Producers won't pay, warns NBA

The National Beef Association (NBA) has warned that producers will resist any attempts that are made to force them to contribute to full cost recovery for meat inspections.

During a meeting with FSA chief executive Tim Smith last week, NBA director Kim Haywood said that "there is now way that beef farmers can afford to have yet more additional, post-slaughter costs dumped on them", be it by abattoir operators or the MHS itself.

"The NBA will resist all efforts by the FSA to secure a full cost recovery for MHS activity that will impose more expense on abattoir owners," she said.

"Instead of taking the lazy route, and attempting to extract additional cash from an impoverished meat industry as its first option, the FSA must make an effort to eradicate longstanding cost inefficiencies within the inspection system."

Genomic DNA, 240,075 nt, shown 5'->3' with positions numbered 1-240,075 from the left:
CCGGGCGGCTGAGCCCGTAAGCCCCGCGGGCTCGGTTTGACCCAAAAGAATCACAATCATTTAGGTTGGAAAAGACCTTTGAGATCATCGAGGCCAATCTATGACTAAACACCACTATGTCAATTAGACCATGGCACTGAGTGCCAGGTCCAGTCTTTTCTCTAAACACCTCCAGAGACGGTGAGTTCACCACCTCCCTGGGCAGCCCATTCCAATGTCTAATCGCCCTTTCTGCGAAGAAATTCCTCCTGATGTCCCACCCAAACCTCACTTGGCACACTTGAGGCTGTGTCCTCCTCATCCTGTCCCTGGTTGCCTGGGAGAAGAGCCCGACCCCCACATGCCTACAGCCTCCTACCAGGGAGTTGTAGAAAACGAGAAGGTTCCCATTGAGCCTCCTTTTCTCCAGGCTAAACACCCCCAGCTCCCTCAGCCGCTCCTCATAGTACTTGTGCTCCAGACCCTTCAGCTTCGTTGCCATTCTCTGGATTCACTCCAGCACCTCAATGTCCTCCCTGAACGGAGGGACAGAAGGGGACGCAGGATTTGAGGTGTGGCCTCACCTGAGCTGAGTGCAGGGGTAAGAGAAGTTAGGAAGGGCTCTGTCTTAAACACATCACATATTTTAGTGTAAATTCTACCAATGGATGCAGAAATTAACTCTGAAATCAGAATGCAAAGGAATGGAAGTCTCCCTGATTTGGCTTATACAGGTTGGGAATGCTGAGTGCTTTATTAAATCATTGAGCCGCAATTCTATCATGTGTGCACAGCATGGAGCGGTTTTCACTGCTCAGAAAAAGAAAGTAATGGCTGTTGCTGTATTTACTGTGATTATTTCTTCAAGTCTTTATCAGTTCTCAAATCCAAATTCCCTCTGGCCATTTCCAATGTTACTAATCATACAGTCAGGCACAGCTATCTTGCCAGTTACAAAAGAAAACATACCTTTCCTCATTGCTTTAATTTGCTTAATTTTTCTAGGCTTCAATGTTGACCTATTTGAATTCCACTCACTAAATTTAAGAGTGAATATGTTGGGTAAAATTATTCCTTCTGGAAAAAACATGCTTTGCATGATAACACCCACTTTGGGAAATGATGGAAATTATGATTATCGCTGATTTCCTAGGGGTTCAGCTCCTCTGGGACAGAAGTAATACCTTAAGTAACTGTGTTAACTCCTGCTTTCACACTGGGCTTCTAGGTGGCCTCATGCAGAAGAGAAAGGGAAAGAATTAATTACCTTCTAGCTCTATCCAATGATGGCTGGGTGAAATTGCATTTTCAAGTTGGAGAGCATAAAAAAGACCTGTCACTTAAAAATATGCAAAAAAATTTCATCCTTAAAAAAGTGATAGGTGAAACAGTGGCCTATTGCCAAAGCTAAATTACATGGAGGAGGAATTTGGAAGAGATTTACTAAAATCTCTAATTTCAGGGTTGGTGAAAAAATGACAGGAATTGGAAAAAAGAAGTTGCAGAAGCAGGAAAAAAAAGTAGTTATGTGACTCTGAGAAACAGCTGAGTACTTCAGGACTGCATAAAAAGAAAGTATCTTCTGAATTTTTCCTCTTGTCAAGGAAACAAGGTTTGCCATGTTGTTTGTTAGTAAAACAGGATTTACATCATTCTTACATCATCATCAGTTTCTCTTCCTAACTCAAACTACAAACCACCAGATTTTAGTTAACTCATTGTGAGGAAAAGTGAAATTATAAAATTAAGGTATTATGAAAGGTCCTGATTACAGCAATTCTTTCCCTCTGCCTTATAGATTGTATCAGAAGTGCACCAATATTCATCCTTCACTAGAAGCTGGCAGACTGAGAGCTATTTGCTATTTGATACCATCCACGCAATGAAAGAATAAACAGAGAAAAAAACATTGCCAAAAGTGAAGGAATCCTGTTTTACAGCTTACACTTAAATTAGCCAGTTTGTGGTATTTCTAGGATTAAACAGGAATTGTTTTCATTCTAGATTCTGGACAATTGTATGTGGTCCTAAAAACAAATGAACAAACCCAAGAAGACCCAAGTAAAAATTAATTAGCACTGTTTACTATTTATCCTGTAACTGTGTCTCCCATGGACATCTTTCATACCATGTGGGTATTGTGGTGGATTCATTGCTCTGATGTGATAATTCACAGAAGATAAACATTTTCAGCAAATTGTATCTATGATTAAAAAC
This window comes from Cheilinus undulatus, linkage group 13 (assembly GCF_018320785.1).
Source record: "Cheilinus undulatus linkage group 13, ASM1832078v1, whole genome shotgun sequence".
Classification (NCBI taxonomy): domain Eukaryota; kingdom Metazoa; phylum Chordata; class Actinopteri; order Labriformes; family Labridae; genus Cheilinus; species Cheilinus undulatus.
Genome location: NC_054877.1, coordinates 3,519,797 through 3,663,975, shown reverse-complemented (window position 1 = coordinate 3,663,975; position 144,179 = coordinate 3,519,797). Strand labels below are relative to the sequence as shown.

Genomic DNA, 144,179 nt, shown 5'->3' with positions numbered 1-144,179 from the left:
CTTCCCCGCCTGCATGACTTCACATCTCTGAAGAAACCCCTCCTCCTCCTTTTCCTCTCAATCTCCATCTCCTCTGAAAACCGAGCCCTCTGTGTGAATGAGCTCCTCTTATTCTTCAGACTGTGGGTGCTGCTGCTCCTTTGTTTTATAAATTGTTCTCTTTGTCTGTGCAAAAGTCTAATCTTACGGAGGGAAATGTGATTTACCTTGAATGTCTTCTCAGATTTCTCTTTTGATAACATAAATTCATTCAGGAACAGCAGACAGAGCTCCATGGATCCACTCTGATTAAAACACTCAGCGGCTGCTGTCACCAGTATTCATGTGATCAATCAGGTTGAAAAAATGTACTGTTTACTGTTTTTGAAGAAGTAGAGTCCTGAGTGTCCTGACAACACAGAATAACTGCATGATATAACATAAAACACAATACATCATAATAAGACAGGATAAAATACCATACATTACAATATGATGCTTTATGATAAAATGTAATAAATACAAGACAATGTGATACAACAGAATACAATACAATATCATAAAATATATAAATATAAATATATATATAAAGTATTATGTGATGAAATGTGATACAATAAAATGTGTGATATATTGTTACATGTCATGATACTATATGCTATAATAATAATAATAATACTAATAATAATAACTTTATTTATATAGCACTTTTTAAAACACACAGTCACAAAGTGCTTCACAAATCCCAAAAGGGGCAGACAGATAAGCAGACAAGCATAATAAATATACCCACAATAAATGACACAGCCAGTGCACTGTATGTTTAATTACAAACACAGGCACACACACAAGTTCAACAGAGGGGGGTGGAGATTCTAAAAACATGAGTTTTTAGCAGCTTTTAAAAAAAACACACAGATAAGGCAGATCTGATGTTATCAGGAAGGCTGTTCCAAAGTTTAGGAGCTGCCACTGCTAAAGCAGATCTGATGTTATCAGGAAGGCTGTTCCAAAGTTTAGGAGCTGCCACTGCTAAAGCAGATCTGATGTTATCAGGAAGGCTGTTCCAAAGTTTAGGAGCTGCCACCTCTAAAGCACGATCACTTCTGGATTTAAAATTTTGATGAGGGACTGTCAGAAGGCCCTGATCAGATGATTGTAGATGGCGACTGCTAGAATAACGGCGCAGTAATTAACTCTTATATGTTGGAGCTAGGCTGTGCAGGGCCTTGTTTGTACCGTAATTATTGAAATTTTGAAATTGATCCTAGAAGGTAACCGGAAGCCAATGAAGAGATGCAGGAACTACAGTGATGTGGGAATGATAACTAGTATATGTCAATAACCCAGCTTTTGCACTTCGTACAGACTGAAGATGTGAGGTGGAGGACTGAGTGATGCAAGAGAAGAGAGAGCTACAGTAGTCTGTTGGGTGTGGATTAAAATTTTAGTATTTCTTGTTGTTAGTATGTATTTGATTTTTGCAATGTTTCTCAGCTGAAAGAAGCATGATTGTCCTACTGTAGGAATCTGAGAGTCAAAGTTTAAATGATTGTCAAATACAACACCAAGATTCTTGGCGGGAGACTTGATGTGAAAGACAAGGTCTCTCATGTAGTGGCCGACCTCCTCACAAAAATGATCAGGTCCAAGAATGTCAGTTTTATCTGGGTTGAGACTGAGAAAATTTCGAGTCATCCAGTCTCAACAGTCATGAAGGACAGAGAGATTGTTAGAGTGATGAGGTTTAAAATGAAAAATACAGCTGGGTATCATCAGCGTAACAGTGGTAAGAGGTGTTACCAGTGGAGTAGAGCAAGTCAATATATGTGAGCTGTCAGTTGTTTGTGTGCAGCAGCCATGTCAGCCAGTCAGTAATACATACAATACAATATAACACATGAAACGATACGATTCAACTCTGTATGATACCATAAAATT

Echoing processor views that not enough has been done to reduce MHS expenses and remove unnecessary controls, Haywood described the move to increase MHS charges as "unjustified, untimely and unreasonable."

"There are inspection controls in place, some of which relate to BSE, which are in urgent need of re-assessment, modification, or removal and it is unreasonable in the extreme to expect the industry, particularly farmers, to underwrite the cost of any unnecessary operation while this inefficiency continues," she said.

My Account


Most read


For the third year running, a grain fed cow won the World Steak Challenge. What do you think produces the best beef?